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Sunday, May 17, 2015

Arky Vaughan: Baseball's Forgotten Star

Shortstop Arky Vaughan is a Hall-of-Fame baseball player yet remains one of the least remembered and under-appreciated players in the history of the game. Described by New York Times columnist Red Smith as “baseball's most superbly forgotten man,” his relative absence from the collective baseball memory can be attributed to a number of things, including his untimely death at the age of 40 in a extinct volcano crater lake.

Born in Clifty, Arkansas in 1912, Floyd Ellis Vaughan (He later changed his name to Joseph Floyd after converting to Catholicism) was raised in California and grew up to be a tremendously talented athlete. Among his schoolmates was one Richard Milhous Nixon. Although Vaughan only briefly lived in the Razorback State, his nickname stuck throughout his life.

After a stand-out prep career at Fullerton High School and for organized community leagues, the shortstop was signed by the Pittsburgh Pirates in the winter of 1931 after his neighbor passed along information about the talented youngster to a scout.

The left-handed hitting Vaughan played his first professional season in 1931 with the Wichita Aviators, hitting .338 with 21 home runs. That was more than enough to earn him a ticket to play for the Pirates the following year. Still raw in different areas of the game, especially in the field, he was put under the tutelage of former Pittsburgh shortstop great Honus Wagner, who worked almost exclusively with him—with outstanding results.

During a 14-year career with the Pirates and the Brooklyn Dodgers (1932-1948), Vaughan hit a combined .318 with 96 home runs and 2,103 base hits. He was also a terrific defender, and his 72.9 career WAR is 83rd best of all time. He was out of baseball from 1944 through 1946 because of a decision to retire early but came back for his two final seasons.

His other achievements include:

He hit at least .300 in all 10 of his seasons with the Pirates.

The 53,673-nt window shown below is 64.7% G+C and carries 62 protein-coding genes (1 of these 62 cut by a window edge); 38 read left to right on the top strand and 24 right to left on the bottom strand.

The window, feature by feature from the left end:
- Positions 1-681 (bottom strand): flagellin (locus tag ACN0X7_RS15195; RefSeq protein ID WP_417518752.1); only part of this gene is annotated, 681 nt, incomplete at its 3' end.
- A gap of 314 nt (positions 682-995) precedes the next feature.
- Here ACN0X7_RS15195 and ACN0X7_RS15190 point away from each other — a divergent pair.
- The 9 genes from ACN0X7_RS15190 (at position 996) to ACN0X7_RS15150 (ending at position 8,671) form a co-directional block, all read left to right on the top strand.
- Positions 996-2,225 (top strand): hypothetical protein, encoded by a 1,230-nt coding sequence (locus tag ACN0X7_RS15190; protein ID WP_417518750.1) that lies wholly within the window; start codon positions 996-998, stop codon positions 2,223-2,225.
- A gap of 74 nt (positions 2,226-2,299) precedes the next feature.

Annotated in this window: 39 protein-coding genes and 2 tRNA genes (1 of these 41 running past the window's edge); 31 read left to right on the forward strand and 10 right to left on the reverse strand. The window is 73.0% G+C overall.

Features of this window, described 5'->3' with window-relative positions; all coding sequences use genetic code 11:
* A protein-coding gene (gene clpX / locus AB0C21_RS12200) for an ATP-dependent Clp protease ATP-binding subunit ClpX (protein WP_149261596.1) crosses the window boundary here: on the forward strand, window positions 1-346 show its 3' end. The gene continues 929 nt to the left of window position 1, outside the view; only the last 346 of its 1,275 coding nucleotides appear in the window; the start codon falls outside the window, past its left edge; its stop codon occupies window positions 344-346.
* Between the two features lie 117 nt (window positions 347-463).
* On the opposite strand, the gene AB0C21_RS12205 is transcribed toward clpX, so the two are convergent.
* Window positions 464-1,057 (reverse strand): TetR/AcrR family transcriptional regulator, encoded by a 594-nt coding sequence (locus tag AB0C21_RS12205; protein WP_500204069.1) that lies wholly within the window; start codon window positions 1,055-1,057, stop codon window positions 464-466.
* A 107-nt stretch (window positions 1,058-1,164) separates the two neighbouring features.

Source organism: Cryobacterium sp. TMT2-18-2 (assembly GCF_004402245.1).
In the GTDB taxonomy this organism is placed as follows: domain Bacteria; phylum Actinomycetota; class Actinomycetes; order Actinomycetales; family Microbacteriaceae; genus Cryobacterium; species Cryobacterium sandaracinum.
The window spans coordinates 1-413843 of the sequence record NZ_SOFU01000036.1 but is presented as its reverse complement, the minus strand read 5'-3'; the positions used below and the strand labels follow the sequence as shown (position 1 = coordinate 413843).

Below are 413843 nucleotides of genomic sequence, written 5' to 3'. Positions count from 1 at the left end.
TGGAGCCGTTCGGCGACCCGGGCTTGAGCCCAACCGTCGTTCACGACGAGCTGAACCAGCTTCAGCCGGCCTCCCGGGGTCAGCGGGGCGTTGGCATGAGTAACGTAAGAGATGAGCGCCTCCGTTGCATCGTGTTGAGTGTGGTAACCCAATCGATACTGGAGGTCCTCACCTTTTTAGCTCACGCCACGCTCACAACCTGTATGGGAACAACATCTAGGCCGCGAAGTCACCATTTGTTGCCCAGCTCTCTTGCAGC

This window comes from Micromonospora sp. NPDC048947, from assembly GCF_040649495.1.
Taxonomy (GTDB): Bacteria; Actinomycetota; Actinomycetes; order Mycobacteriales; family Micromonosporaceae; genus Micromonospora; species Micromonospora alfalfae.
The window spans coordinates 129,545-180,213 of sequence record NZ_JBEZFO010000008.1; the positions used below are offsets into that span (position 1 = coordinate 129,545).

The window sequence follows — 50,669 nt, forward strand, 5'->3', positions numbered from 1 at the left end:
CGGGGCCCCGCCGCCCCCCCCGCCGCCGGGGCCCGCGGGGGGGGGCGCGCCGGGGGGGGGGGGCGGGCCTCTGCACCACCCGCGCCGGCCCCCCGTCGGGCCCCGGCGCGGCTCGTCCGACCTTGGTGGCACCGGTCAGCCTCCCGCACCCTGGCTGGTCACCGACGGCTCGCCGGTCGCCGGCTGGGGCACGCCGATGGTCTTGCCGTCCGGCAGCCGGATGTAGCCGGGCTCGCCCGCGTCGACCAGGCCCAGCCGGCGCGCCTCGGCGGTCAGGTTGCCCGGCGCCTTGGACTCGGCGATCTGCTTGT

He walked 937 times during his career while striking out on just 276 occasions.

In 1941, he became the first player to hit two home runs in an All Star game when he took Sid Hudson and Eddie Smith deep.

He made nine All-Star teams.

His 136 career OPS+ is better than many baseball greats, including George Brett (135), Joe Morgan (132), Roberto Clemente (130) and Carl Yastrzemski (130).

Despite his quiet demeanor, he joined many of his teammates in portraying themselves in the 1943 Red Skelton film, Whistling in Brooklyn.

His three year “retirement” came at the end of the 1943 season with the Dodgers after standing up to manager Leo Durocher for berating teammate Bobo Newsome

Although there were undoubtedly other reasons why he decided to stay home, the confrontation was certainly an aberration from his day-to-day persona. Perhaps it was for the best that he decided to return in 1947, which was the year Durocher was suspended for his association with gamblers.

Vaughan’s re-entry to baseball had a positive impact on at least one person. Years later, Jackie Robinson would tell a New York Times reporter "He was one fellow who went out of his way to be nice to me when I was a rookie. I needed it." The man who broke baseball’s color barrier faced many challenges that first season, so it was important to have the support of such a respected veteran.

After he retired, Vaughan never received more than 29 percent of the votes from the writer’s Hall of Fame ballots and ultimately had to wait until 1985 when he was finally enshrined via the Veteran’s Committee, thus confirming his relative anonymity in the modern day. That point was truly driven home when the Hall released commemorative envelopes to celebrate his impending induction with his last name spelled “Vaughn.” Even when he was being appreciated he was under-appreciated.